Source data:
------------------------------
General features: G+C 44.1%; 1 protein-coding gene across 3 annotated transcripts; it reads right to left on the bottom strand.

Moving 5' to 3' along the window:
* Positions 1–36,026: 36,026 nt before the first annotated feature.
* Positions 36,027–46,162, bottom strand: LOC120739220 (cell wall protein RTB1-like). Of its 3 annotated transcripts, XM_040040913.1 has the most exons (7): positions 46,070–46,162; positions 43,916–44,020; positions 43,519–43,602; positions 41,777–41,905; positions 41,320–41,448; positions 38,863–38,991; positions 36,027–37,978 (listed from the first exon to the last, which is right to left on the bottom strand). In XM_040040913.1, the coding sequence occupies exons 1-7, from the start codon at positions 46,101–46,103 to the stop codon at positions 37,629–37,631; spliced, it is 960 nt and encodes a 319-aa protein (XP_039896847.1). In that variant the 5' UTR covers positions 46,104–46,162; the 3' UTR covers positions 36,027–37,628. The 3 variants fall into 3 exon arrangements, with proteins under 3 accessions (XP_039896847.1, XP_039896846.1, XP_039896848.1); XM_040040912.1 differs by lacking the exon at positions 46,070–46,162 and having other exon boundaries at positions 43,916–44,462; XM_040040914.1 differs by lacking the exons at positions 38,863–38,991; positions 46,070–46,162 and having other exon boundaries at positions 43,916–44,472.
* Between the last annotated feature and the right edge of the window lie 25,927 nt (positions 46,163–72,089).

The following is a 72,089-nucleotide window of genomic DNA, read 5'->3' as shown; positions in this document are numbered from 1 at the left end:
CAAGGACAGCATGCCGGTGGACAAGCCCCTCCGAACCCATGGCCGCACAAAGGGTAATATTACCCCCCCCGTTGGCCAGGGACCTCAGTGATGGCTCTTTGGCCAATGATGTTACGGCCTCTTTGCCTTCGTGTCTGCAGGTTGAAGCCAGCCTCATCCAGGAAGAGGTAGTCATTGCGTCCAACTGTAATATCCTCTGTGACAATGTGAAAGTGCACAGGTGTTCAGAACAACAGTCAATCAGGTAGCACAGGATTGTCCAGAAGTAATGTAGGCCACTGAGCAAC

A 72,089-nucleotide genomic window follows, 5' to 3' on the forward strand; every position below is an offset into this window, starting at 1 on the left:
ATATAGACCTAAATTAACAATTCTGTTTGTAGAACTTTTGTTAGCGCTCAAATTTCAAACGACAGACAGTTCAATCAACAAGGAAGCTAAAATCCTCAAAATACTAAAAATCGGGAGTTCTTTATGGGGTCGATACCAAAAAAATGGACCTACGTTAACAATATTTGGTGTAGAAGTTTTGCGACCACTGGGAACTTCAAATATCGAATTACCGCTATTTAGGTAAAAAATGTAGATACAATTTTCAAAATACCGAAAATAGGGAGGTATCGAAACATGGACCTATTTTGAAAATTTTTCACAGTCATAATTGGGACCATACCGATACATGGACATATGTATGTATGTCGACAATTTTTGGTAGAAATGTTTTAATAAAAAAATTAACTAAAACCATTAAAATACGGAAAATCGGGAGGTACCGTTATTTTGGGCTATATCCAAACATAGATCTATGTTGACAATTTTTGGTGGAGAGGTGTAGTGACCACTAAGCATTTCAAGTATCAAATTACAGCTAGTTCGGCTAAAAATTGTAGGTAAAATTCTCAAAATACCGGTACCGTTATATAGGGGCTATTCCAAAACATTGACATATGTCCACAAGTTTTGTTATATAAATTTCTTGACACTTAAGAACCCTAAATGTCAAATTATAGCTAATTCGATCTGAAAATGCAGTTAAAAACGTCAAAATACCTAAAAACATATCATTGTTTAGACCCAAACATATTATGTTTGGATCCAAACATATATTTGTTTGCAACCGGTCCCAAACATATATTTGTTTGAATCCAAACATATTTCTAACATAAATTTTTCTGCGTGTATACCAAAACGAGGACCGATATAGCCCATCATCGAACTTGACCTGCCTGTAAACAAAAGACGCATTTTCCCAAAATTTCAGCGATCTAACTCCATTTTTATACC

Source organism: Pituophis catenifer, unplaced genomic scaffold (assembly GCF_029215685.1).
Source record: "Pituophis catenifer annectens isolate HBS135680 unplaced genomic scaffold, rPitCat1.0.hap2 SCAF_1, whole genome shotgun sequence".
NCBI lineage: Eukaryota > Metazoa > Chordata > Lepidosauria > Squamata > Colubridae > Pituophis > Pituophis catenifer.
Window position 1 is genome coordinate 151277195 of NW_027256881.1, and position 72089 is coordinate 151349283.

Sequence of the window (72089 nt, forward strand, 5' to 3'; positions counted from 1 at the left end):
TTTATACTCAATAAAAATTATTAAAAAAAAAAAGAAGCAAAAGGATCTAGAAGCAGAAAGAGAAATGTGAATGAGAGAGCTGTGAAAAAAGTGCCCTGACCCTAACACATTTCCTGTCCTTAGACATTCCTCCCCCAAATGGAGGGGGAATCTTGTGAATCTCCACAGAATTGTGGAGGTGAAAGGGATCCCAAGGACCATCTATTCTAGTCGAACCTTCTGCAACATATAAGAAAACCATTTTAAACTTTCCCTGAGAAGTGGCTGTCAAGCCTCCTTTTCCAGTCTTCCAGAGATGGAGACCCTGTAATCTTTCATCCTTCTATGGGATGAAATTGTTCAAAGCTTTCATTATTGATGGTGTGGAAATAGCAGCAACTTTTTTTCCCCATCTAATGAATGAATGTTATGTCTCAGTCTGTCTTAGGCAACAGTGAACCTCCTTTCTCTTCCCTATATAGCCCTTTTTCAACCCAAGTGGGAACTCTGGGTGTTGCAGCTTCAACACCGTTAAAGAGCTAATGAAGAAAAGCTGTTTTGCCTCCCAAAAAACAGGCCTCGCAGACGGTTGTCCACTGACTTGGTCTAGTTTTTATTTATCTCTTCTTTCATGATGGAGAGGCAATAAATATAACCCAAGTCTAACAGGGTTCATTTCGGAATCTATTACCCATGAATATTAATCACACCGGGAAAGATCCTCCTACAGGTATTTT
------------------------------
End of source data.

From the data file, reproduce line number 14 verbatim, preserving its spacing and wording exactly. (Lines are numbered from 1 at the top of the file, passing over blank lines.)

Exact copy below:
Sequence of the window (72089 nt, forward strand, 5' to 3'; positions counted from 1 at the left end):